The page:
Sandia National Laboratories developed an organic glass scintillator that will improve safety and security at our nation’s ports and borders. Current radiation monitors typically utilize plastic scintillators, which are unable to differentiate between special nuclear materials and normal or non-threatening sources of radiation without a separate helium tube. The type of helium used in these tubes is rare and non-renewable, adding cost and complexity to the system. Sandia’s organic glass scintillator provides detection capabilities that were limited to expensive, fragile trans-stilbene in a cheaper and more portable form.
Manufactured via melt casting, Sandia’s organic glass scintillators consist of a combination of two organic compounds that resist crystallization and can be formed into almost any shape, including thin fibers. The resulting scintillator demonstrates high scintillation yields and discrimination between gamma rays (environmental radiation) and controlled threat materials such as plutonium or uranium with high selectivity. This material is also suitable for other applications that require high luminosity, high electron/hole mobilities, and stable film-forming properties such as organic electronics. This new class of scintillation material outperforms trans-stilbene, the gold standard in radiation detection material, and is far quicker and easier to produce—making it a better option for incorporation in to detection devices used by our nation’s security personnel and first responders.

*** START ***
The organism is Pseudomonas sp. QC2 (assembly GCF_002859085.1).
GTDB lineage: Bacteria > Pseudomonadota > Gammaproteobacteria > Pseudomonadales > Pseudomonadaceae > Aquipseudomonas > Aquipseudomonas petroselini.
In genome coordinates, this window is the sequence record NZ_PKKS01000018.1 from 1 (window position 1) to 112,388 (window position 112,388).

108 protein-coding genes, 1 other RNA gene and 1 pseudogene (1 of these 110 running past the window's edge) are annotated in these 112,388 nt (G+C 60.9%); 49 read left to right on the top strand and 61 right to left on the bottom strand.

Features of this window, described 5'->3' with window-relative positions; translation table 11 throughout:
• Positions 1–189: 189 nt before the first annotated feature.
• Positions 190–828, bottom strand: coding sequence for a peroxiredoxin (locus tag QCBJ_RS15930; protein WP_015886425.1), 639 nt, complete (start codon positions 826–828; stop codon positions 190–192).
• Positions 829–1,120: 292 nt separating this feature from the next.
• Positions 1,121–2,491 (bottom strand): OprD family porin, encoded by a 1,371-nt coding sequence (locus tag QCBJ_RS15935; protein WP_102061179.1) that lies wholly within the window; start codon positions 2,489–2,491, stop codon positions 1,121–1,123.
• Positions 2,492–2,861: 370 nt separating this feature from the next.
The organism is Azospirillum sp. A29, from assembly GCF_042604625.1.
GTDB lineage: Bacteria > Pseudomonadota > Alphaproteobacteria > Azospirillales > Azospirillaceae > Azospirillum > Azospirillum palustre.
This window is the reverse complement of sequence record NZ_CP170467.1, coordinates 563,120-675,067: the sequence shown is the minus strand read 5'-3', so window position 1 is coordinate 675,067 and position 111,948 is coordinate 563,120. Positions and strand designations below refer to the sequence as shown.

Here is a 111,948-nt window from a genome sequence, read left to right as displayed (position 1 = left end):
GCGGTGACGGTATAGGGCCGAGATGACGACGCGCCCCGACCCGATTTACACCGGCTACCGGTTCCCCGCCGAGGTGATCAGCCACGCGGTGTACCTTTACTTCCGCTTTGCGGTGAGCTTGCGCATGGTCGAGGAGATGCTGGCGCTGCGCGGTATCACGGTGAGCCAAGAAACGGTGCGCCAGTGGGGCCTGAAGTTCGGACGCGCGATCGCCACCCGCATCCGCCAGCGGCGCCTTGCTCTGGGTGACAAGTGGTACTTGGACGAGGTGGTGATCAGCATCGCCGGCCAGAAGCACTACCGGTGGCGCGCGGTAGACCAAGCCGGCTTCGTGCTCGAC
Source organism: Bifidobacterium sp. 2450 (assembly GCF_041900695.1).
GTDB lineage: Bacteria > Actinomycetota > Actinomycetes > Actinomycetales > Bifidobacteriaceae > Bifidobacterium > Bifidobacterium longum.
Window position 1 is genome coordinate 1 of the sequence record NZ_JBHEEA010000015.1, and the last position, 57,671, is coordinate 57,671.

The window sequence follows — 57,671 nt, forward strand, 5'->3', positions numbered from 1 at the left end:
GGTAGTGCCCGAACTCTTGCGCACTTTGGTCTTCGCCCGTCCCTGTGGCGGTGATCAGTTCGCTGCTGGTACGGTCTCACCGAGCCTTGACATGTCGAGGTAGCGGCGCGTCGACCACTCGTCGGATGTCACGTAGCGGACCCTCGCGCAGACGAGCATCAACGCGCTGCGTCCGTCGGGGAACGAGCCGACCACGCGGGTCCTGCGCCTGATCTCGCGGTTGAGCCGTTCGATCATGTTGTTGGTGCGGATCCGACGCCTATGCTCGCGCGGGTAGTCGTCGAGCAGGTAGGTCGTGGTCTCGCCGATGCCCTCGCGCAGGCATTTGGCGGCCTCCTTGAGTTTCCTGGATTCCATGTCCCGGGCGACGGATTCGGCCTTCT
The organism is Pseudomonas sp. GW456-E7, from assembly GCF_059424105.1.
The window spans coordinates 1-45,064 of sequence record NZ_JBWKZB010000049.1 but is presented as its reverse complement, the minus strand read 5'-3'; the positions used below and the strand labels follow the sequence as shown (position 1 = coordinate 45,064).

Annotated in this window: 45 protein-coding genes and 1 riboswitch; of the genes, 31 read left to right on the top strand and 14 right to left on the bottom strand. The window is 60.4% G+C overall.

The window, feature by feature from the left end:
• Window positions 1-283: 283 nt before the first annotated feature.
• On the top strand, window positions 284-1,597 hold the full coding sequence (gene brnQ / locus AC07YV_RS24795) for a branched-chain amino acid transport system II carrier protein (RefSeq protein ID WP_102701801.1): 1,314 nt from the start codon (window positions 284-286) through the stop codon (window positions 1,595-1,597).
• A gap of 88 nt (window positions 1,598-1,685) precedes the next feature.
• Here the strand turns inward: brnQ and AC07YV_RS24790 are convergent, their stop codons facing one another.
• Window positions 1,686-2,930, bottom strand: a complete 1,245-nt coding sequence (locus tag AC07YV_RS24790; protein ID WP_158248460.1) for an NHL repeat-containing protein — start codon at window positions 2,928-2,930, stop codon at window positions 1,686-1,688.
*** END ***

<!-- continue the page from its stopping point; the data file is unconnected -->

- Light yields of up to 115% trans-stilbene crystals and better neutron/gamma pulse shape discrimination (PSD) performance
- Rapid, large-scale production
- Low cost
- Can be cast into nearly any shape
- Mechanically and physically stable
- Nuclear non-proliferation
- Border security
- Radiation physics
- Organic electronics